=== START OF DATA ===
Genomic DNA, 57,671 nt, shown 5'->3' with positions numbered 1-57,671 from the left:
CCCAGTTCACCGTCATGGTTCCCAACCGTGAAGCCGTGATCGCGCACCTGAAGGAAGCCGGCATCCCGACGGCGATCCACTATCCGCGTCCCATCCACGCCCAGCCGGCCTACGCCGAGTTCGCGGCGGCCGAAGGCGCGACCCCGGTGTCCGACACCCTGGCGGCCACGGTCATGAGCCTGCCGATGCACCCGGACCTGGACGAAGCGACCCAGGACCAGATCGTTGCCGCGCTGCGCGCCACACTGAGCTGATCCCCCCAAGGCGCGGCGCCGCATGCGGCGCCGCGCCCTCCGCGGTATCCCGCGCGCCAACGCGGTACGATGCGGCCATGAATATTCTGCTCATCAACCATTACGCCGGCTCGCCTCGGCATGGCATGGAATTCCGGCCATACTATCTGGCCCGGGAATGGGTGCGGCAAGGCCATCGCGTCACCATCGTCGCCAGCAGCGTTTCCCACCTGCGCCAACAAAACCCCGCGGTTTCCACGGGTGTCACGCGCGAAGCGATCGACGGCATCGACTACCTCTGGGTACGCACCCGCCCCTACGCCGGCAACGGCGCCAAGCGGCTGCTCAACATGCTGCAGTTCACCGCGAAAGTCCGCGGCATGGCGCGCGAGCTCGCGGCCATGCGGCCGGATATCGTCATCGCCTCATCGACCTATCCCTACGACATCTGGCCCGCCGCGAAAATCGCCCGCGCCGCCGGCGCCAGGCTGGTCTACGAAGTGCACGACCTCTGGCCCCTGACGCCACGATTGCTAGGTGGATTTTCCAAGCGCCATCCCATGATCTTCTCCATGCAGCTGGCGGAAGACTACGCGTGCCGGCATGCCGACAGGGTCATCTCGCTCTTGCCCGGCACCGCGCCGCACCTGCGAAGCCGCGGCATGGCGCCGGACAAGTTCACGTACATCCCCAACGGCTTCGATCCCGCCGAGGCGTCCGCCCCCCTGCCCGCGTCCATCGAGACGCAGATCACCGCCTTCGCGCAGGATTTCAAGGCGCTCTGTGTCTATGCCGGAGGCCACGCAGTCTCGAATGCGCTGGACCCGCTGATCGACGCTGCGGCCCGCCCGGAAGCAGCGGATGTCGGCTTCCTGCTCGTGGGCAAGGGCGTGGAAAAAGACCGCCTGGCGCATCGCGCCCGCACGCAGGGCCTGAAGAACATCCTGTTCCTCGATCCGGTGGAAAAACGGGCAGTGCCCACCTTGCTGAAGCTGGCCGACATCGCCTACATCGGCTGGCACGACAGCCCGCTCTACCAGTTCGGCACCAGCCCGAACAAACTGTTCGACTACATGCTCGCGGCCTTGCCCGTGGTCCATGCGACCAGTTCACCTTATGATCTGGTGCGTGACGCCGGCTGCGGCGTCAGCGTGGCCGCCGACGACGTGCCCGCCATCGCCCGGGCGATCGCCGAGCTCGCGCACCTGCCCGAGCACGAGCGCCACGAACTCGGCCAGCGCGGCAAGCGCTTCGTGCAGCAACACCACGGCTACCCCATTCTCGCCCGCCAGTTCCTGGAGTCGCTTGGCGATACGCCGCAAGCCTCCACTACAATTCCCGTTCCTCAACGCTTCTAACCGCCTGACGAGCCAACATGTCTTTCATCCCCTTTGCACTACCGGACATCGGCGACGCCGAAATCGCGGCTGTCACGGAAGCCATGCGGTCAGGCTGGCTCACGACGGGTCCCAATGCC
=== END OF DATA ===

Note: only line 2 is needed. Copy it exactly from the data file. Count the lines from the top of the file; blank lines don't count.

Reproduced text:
CCCAGTTCACCGTCATGGTTCCCAACCGTGAAGCCGTGATCGCGCACCTGAAGGAAGCCGGCATCCCGACGGCGATCCACTATCCGCGTCCCATCCACGCCCAGCCGGCCTACGCCGAGTTCGCGGCGGCCGAAGGCGCGACCCCGGTGTCCGACACCCTGGCGGCCACGGTCATGAGCCTGCCGATGCACCCGGACCTGGACGAAGCGACCCAGGACCAGATCGTTGCCGCGCTGCGCGCCACACTGAGCTGATCCCCCCAAGGCGCGGCGCCGCATGCGGCGCCGCGCCCTCCGCGGTATCCCGCGCGCCAACGCGGTACGATGCGGCCATGAATATTCTGCTCATCAACCATTACGCCGGCTCGCCTCGGCATGGCATGGAATTCCGGCCATACTATCTGGCCCGGGAATGGGTGCGGCAAGGCCATCGCGTCACCATCGTCGCCAGCAGCGTTTCCCACCTGCGCCAACAAAACCCCGCGGTTTCCACGGGTGTCACGCGCGAAGCGATCGACGGCATCGACTACCTCTGGGTACGCACCCGCCCCTACGCCGGCAACGGCGCCAAGCGGCTGCTCAACATGCTGCAGTTCACCGCGAAAGTCCGCGGCATGGCGCGCGAGCTCGCGGCCATGCGGCCGGATATCGTCATCGCCTCATCGACCTATCCCTACGACATCTGGCCCGCCGCGAAAATCGCCCGCGCCGCCGGCGCCAGGCTGGTCTACGAAGTGCACGACCTCTGGCCCCTGACGCCACGATTGCTAGGTGGATTTTCCAAGCGCCATCCCATGATCTTCTCCATGCAGCTGGCGGAAGACTACGCGTGCCGGCATGCCGACAGGGTCATCTCGCTCTTGCCCGGCACCGCGCCGCACCTGCGAAGCCGCGGCATGGCGCCGGACAAGTTCACGTACATCCCCAACGGCTTCGATCCCGCCGAGGCGTCCGCCCCCCTGCCCGCGTCCATCGAGACGCAGATCACCGCCTTCGCGCAGGATTTCAAGGCGCTCTGTGTCTATGCCGGAGGCCACGCAGTCTCGAATGCGCTGGACCCGCTGATCGACGCTGCGGCCCGCCCGGAAGCAGCGGATGTCGGCTTCCTGCTCGTGGGCAAGGGCGTGGAAAAAGACCGCCTGGCGCATCGCGCCCGCACGCAGGGCCTGAAGAACATCCTGTTCCTCGATCCGGTGGAAAAACGGGCAGTGCCCACCTTGCTGAAGCTGGCCGACATCGCCTACATCGGCTGGCACGACAGCCCGCTCTACCAGTTCGGCACCAGCCCGAACAAACTGTTCGACTACATGCTCGCGGCCTTGCCCGTGGTCCATGCGACCAGTTCACCTTATGATCTGGTGCGTGACGCCGGCTGCGGCGTCAGCGTGGCCGCCGACGACGTGCCCGCCATCGCCCGGGCGATCGCCGAGCTCGCGCACCTGCCCGAGCACGAGCGCCACGAACTCGGCCAGCGCGGCAAGCGCTTCGTGCAGCAACACCACGGCTACCCCATTCTCGCCCGCCAGTTCCTGGAGTCGCTTGGCGATACGCCGCAAGCCTCCACTACAATTCCCGTTCCTCAACGCTTCTAACCGCCTGACGAGCCAACATGTCTTTCATCCCCTTTGCACTACCGGACATCGGCGACGCCGAAATCGCGGCTGTCACGGAAGCCATGCGGTCAGGCTGGCTCACGACGGGTCCCAATGCC